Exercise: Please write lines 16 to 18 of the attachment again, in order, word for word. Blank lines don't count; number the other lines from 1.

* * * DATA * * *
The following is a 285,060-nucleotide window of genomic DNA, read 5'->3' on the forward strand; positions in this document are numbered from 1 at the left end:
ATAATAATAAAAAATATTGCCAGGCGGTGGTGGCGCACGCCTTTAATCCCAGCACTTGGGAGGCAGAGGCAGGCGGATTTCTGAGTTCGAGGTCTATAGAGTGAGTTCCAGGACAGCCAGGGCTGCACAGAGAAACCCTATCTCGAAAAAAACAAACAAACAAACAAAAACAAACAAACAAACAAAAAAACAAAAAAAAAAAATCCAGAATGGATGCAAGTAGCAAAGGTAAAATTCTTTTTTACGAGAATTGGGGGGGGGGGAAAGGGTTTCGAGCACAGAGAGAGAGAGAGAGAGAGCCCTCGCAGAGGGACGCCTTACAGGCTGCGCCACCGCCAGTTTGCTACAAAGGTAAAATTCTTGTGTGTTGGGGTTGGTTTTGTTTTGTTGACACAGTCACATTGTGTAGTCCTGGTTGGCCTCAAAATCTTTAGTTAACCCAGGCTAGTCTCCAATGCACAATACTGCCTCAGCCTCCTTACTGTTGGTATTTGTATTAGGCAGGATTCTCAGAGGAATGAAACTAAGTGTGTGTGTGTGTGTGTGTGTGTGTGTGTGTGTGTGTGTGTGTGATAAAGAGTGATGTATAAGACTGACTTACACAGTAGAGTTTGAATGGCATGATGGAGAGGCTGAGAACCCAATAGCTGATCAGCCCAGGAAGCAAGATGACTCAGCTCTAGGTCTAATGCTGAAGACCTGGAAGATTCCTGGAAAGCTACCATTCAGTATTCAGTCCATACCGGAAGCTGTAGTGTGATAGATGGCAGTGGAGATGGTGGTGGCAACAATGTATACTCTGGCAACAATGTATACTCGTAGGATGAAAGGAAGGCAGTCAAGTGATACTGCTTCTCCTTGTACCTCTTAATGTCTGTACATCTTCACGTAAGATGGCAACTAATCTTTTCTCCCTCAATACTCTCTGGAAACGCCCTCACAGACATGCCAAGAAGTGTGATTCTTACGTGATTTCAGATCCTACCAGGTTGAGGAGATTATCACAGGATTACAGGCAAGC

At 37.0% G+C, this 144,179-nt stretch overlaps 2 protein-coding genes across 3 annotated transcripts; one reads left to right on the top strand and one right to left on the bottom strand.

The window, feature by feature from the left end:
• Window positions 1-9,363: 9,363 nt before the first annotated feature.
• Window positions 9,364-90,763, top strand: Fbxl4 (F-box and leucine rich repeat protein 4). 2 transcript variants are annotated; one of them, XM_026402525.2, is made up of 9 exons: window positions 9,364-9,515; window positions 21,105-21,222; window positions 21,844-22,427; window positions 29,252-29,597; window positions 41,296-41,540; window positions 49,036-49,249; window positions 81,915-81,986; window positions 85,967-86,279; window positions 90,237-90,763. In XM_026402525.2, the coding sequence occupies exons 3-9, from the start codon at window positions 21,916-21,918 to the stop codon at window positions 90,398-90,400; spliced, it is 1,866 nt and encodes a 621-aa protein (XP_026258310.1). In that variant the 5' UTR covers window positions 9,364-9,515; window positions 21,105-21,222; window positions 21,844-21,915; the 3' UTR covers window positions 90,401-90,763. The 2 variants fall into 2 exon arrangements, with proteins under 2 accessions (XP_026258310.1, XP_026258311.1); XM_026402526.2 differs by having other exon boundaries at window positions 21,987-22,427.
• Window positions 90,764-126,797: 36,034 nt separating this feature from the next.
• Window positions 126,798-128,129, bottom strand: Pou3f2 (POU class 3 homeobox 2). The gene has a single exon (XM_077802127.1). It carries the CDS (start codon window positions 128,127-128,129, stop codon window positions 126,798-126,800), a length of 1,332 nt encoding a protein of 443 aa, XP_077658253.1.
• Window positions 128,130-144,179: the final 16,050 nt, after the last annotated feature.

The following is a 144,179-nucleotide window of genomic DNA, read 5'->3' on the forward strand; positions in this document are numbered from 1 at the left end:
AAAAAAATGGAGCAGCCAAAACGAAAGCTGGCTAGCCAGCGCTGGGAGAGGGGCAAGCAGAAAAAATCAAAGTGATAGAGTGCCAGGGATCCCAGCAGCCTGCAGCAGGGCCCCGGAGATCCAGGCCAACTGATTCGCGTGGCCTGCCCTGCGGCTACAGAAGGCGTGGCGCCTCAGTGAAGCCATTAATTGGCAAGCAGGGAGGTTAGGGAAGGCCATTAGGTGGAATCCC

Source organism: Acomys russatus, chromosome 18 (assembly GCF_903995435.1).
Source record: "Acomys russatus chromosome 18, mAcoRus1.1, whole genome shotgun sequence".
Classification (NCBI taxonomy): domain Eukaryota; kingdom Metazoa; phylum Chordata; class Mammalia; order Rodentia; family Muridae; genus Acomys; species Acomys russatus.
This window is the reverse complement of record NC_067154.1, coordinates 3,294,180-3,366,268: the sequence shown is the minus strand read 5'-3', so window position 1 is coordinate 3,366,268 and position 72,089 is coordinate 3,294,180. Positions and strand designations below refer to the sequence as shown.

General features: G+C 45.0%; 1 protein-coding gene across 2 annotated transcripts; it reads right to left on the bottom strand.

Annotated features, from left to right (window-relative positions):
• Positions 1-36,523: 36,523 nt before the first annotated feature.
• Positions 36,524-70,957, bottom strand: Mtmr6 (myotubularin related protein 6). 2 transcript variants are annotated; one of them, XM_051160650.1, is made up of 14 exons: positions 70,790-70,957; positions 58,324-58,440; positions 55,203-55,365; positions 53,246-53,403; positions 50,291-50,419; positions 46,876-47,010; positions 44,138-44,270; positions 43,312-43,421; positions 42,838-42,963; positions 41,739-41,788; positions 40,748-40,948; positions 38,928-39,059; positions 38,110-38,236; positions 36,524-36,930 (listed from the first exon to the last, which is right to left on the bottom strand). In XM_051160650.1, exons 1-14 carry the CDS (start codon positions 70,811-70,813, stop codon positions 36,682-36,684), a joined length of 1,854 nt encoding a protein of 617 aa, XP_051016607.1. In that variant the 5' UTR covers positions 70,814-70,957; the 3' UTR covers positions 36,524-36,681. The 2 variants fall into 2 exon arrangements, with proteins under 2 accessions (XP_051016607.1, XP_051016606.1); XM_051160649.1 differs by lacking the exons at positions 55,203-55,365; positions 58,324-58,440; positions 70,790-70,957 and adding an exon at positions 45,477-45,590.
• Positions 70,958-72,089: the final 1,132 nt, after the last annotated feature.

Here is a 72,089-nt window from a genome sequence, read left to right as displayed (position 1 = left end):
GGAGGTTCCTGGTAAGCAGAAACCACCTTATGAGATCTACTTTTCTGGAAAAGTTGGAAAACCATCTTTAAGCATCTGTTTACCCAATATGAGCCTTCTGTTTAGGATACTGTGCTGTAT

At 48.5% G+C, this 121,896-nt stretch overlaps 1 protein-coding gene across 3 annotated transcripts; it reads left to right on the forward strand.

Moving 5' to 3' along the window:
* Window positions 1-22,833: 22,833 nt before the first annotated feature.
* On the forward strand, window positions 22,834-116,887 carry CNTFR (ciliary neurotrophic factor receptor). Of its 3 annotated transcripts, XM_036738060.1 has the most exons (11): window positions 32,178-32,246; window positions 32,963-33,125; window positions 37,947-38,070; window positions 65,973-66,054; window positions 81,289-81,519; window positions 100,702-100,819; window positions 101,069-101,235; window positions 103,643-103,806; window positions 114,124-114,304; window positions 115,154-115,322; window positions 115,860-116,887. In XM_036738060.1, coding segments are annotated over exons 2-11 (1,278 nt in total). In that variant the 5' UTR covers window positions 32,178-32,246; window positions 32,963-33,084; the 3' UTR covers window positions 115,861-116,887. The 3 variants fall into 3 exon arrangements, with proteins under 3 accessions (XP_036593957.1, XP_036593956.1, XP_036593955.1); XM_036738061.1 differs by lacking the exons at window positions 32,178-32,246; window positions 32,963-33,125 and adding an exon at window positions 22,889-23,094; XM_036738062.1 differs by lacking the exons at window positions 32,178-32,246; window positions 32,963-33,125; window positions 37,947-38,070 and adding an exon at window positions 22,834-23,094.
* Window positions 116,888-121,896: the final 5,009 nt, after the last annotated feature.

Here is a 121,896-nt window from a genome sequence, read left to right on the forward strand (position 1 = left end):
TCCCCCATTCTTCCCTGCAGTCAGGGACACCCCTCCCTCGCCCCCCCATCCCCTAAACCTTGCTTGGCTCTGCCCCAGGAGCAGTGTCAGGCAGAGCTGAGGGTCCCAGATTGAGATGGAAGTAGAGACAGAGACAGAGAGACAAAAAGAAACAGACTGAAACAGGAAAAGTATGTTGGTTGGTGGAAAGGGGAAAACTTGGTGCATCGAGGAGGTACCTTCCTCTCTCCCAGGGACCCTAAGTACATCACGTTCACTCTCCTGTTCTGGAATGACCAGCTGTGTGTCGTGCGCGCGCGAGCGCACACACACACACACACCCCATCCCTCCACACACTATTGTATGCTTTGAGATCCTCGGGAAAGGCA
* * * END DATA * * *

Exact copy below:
General features: G+C 45.0%; 1 protein-coding gene across 2 annotated transcripts; it reads right to left on the bottom strand.

Annotated features, from left to right (window-relative positions):
• Positions 1-36,523: 36,523 nt before the first annotated feature.